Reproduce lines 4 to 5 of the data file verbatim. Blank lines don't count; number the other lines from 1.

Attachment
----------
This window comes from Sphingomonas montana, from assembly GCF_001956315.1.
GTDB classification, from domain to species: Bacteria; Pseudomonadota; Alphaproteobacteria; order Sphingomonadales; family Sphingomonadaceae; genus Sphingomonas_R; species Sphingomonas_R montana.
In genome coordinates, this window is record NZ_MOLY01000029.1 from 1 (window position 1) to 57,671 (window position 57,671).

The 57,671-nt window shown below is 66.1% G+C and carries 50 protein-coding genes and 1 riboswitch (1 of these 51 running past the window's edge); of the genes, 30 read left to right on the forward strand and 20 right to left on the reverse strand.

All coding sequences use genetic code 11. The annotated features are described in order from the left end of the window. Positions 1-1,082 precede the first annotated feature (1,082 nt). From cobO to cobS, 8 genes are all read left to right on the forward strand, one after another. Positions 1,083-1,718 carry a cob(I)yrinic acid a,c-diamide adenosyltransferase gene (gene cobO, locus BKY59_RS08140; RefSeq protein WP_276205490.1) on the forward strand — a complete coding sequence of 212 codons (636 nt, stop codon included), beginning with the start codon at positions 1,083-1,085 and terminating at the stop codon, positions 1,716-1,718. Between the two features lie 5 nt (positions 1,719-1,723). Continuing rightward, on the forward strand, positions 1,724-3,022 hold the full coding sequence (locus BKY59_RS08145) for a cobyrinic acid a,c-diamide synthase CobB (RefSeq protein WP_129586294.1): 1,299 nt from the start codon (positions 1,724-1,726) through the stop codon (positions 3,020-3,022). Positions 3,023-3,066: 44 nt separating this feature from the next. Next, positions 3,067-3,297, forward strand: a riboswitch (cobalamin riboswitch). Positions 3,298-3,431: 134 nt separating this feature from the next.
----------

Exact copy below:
The 57,671-nt window shown below is 66.1% G+C and carries 50 protein-coding genes and 1 riboswitch (1 of these 51 running past the window's edge); of the genes, 30 read left to right on the forward strand and 20 right to left on the reverse strand.

All coding sequences use genetic code 11. The annotated features are described in order from the left end of the window. Positions 1-1,082 precede the first annotated feature (1,082 nt). From cobO to cobS, 8 genes are all read left to right on the forward strand, one after another. Positions 1,083-1,718 carry a cob(I)yrinic acid a,c-diamide adenosyltransferase gene (gene cobO, locus BKY59_RS08140; RefSeq protein WP_276205490.1) on the forward strand — a complete coding sequence of 212 codons (636 nt, stop codon included), beginning with the start codon at positions 1,083-1,085 and terminating at the stop codon, positions 1,716-1,718. Between the two features lie 5 nt (positions 1,719-1,723). Continuing rightward, on the forward strand, positions 1,724-3,022 hold the full coding sequence (locus BKY59_RS08145) for a cobyrinic acid a,c-diamide synthase CobB (RefSeq protein WP_129586294.1): 1,299 nt from the start codon (positions 1,724-1,726) through the stop codon (positions 3,020-3,022). Positions 3,023-3,066: 44 nt separating this feature from the next. Next, positions 3,067-3,297, forward strand: a riboswitch (cobalamin riboswitch). Positions 3,298-3,431: 134 nt separating this feature from the next.